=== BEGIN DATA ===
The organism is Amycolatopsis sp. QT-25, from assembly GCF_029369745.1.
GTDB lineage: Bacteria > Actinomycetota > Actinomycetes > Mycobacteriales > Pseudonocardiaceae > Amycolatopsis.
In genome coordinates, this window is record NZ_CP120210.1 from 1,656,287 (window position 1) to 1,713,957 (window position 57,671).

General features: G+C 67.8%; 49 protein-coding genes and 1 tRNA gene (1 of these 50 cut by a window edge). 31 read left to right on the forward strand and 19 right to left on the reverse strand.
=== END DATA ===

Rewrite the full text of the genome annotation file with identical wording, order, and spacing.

The organism is Amycolatopsis sp. QT-25, from assembly GCF_029369745.1.
GTDB lineage: Bacteria > Actinomycetota > Actinomycetes > Mycobacteriales > Pseudonocardiaceae > Amycolatopsis.
In genome coordinates, this window is record NZ_CP120210.1 from 1,656,287 (window position 1) to 1,713,957 (window position 57,671).

General features: G+C 67.8%; 49 protein-coding genes and 1 tRNA gene (1 of these 50 cut by a window edge). 31 read left to right on the forward strand and 19 right to left on the reverse strand.